The sites, Garcetti said, will be a place for those accepted “to stabilize their lives. That’s what this does here.

“‘Safe Parking’ is not something for neighborhoods to fear. It’s the opposite. People are already living in their cars and RVs. The question is, will we give them services and showers, a place to do laundry, connect them with a caseworker who can help bring them a home.”

The mayor added that funding was already available to extend the program at the church beyond the six-month trial.

Peter Lynn, LAHSA executive director, said his agency funded North Hills Caring Services with $84,000 to cover the program costs, including security, staffing and meals.

“This is the first one here in this part of the Valley, and the RVs are pretty important. They are large, and many parking lots don’t want to accommodate them,” Lynn said.

One woman, identified as Yolanda, said she first came to the program because of the ability to take showers.

“I was sleeping in my car. I would have police come knocking on my window at three o’clock in the morning, waking us up. Me and my husband parked with friends because they were afraid,” she said.

“When ‘Safe Parking’ opened up, I was in here the first day. And let me tell you: I can sleep comfortable now. Not only that, I’ve gotten a place to live. I do volunteer work at the church, the showers for the homeless. I have a lot to thank them for.”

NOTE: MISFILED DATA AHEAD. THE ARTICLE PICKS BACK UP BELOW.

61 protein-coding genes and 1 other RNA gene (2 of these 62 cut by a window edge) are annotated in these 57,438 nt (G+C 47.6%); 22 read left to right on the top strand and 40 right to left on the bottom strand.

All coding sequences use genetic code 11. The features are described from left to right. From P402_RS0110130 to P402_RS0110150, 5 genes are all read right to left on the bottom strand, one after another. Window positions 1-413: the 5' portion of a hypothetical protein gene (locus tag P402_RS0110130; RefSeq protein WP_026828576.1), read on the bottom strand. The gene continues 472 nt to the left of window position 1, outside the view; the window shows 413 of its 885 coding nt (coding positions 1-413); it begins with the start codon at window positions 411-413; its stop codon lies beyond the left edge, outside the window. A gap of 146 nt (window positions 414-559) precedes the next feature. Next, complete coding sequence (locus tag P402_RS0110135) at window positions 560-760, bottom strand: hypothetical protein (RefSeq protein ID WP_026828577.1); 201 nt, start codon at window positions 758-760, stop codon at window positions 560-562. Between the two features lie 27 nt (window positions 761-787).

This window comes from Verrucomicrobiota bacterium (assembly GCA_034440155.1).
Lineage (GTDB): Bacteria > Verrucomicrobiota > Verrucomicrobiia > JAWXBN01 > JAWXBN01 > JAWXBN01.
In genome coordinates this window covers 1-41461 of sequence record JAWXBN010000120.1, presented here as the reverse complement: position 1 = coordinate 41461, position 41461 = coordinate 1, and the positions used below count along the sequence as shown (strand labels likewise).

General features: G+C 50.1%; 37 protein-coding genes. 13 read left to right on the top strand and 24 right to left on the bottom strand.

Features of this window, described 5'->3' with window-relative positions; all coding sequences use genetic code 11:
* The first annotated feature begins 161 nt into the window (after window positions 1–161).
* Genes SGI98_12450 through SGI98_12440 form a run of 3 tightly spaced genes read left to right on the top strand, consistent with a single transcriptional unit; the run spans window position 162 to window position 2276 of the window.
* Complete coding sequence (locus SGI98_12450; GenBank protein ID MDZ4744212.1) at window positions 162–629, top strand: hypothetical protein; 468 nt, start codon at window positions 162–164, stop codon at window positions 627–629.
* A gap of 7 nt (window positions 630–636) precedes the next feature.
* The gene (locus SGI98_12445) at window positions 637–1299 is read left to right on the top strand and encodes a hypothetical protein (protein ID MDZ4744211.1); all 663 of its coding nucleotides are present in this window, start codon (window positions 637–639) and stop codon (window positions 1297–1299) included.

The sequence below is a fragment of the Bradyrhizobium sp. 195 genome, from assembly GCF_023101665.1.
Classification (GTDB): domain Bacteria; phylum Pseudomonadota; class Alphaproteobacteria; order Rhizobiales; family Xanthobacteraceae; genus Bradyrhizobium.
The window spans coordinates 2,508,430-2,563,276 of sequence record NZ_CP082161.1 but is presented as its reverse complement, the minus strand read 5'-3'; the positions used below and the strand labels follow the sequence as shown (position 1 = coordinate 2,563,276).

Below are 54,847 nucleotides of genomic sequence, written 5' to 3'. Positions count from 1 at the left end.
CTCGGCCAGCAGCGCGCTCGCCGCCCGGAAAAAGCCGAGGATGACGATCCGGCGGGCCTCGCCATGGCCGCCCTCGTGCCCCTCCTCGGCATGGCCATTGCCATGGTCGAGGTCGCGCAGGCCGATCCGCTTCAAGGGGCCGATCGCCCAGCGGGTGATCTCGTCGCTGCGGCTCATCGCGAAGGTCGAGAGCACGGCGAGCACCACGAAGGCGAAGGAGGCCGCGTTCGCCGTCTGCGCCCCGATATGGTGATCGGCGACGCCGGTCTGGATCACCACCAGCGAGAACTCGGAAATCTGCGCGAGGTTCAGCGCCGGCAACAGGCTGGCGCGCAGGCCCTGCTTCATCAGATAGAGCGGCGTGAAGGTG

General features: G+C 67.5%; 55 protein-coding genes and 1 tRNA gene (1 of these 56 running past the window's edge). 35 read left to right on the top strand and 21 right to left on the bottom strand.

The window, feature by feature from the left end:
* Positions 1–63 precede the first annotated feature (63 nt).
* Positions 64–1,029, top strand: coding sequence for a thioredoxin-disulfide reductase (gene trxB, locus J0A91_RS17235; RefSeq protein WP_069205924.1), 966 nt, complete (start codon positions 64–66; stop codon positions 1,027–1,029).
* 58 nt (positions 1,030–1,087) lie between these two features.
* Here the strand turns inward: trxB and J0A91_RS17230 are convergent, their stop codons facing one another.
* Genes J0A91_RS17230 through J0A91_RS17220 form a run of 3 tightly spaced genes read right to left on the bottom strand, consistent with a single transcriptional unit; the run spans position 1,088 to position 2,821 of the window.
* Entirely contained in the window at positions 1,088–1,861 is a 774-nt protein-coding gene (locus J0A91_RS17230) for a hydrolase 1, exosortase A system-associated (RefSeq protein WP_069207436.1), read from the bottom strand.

Another participant, Cynthia Jerro, said she has been homeless nearly two years. She also came into the program in September.

“I have a small car, and [being able to park here at night] is safer. It’s working for me and my friend Lisa. Me, her and her son, we are together in our separate vehicles,” Jerro said.

“I understand fixing the homeless problem goes off in a lot of directions. But I’m not a criminal or drug addict. My father did a reverse mortgage, and before he could put my name on the mortgage he passed away. I got stuck out here.”

This year the LAHSA reported an estimated 52,765 people as being homeless in LA county — and that was a decrease, the first such decrease in four years. The highest total ever reported by the agency was 55,048 in 2017.

Actual numbers can fluctuate because there are still a number of people who will not let themselves be included in the homeless counts made by various social agencies.

Garcetti — who was heckled on Monday by protesters, including homeless advocates, while trying to give a speech at USC — was asked if the enormity of the homeless situation is creating fatigue, restlessness, or even worse, indifference from the public who may want more immediate, larger scale solutions to the problem.

“I don’t care about talking and debating. I care about doing,” Garcetti said. “That same day, we had trained 100 [outreach] workers, we opened up another new facility at the VA, and broke ground on more public housing.

“[Dissenter’s] have fears that come from a real place that you have to address. But that doesn’t mean we’re gonna stop. I’m committed to this. Somebody’s gotta fight even in the tough times when people will criticize. This took decades to create. It will take some years to end. But it is a solvable problem.”